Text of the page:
Most of the tea and coffee plantations are situated at a distance from the railways, and the products are hauled to the station in bullock-carts. When we boys first saw such a cart we laughed outright, it looked so primitive when we thought of our American horses and farm-wagons. But the bullocks are not to be ridiculed. Though they may be slow, they are also sure, and they are invaluable and absolutely necessary to the planters and farmers.
There was a band concert at Kandy during the evening we were there, and it was interesting to observe the crowd in attendance. They were of varied nationality, but the persons who interested us most were the high-caste natives, with their elaborate costumes. Sidney Webster told us that it is very easy to tell the caste of a Singalese by the sort of comb he wears, and the height at which it is stuck in his hair. Some of the women at the concert were decorated with quantities of jewelry which must have weighed several pounds, and which were certainly inconvenient to carry about. One young person had rings on all her toes, as well as on her fingers, with numerous bracelets and necklaces, beside. The poorer Singalese wear just as much jewelry as the rich, only it is of course of inferior quality. The women decorate themselves with ornaments which are made out of sea-shells, shark’s teeth, carved wood and the like.
The Tooth of Buddha
Kandy is chiefly famous, not because of its beautiful gardens, but because it has a great curiosity in the shape of a tooth of the founder of the Buddhist religion. This tooth is kept in a temple, and when we boys visited the place in the morning we found that great precautions have been taken against the loss of the sacred relic. In the middle of the temple we entered a room which had neither window nor door, with the exception of the narrow opening through which we passed. The atmosphere in the room was anything but pleasant. Of course there was no ventilation, and the perfume exhaled by the quantities of flowers sent as offerings made the air damp and sickening. Several Buddhist priests followed us into the circular chamber, and one of them, who could speak English, began to explain the history of the relic. We suggested that we would rather see it first and hear about it afterward, so he sent for the key to the shrine which contains the tooth. The shrine is bell-shaped, and stands on a table of solid silver. The priest opened one door and then another, and finally, in the last compartment, we saw the tooth, lying on a golden lotus flower. The priests who were standing about seemed to look upon it with great reverence, and we didn’t wonder at this when we learned its history. It seems that, according to the Buddhist chronicles, the tooth was secured at the funeral of Buddha and carried into India, where it remained during eight hundred years. Then during a war for its possession it was sent on a ship to Ceylon, but the vessel was wrecked, and for some time the relic was buried in the sand by the seashore. Finally another ship came along and completed the journey to Ceylon. The tooth remained in this island for two hundred years, and was then sent back to India, only to re-turn to Ceylon after another century had elapsed. It is also supposed to have been in China and in Burmah, and there is a Portuguese account which says that the tooth was destroyed by them. The account of its destruction is given in detail by several historians, who say that it was pounded in a mortar and the dust was thrown in a river, but the priests at Kandy say that these accounts are entirely false. When the British were in possession of Kandy, immediately after its capture they had the tooth examined with great care. It was pronounced nothing but a piece of ivory, which had become yellow with age.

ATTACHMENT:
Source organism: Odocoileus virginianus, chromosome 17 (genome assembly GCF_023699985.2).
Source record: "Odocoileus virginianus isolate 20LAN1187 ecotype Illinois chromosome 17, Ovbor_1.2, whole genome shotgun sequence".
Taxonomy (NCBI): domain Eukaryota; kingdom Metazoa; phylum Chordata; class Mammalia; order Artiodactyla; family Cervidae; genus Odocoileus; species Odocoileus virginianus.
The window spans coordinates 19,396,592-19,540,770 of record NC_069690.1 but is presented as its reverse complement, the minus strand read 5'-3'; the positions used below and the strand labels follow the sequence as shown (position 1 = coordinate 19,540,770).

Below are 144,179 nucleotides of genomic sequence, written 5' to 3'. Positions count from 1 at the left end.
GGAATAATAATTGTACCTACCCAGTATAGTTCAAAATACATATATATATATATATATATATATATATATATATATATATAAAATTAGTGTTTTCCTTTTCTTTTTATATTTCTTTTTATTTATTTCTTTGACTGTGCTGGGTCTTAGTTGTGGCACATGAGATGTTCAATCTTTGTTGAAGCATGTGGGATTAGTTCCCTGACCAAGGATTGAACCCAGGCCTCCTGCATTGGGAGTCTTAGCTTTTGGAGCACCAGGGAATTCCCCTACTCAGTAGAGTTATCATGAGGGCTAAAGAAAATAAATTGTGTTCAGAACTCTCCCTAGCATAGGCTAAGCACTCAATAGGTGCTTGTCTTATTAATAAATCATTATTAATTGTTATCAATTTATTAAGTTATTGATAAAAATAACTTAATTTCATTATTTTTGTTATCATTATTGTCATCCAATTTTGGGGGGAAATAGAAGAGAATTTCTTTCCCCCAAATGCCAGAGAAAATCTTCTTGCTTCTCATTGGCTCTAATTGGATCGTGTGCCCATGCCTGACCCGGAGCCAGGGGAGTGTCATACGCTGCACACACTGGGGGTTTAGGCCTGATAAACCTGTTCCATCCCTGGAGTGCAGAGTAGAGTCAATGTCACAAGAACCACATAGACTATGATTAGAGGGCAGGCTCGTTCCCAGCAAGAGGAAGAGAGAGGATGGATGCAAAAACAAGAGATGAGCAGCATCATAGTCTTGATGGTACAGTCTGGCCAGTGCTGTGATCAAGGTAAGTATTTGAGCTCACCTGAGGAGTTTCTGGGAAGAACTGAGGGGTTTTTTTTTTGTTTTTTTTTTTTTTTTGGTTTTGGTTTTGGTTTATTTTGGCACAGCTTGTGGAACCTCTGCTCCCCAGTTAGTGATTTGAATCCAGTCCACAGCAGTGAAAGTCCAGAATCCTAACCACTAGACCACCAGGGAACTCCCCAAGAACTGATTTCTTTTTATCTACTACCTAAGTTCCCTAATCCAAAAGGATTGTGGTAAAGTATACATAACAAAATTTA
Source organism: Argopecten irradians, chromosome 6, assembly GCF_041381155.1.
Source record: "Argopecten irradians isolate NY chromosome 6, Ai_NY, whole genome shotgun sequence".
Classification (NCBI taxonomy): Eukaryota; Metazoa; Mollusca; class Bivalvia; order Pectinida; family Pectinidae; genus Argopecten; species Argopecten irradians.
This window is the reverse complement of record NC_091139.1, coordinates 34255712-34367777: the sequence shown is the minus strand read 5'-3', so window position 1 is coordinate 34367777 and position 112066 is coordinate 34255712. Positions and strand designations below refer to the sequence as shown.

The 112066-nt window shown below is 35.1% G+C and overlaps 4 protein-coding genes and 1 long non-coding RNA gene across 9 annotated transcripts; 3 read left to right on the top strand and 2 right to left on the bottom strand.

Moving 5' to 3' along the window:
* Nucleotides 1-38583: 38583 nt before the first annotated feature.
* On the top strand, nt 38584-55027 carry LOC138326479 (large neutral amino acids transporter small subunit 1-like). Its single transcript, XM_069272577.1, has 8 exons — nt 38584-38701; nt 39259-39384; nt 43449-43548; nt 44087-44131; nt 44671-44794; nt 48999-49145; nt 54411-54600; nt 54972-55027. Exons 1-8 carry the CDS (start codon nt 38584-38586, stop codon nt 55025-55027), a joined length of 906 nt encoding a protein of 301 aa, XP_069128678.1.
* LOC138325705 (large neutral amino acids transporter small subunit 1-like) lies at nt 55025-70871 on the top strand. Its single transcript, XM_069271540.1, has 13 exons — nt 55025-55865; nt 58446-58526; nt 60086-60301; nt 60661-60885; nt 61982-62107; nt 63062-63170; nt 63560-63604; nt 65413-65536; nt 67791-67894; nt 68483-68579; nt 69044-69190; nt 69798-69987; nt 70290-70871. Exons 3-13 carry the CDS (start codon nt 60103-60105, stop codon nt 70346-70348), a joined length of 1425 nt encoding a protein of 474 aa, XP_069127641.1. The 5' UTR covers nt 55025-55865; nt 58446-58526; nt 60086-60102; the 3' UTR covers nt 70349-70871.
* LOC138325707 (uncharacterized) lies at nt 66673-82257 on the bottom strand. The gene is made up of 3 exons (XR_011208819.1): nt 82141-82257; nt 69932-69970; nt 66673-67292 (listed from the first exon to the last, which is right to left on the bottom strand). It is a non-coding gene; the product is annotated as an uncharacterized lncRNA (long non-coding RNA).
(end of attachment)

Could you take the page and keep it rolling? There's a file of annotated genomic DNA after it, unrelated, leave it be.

As the tooth is about two inches long, we boys decided that Buddha must have been a very big man to have had it for his own, and we all left the temple feeling that the relic is a swindle. Thousands of the Buddhist faithful travel to see it every year, and on this account Kandy has become one of the chief centres of the Buddhist religion.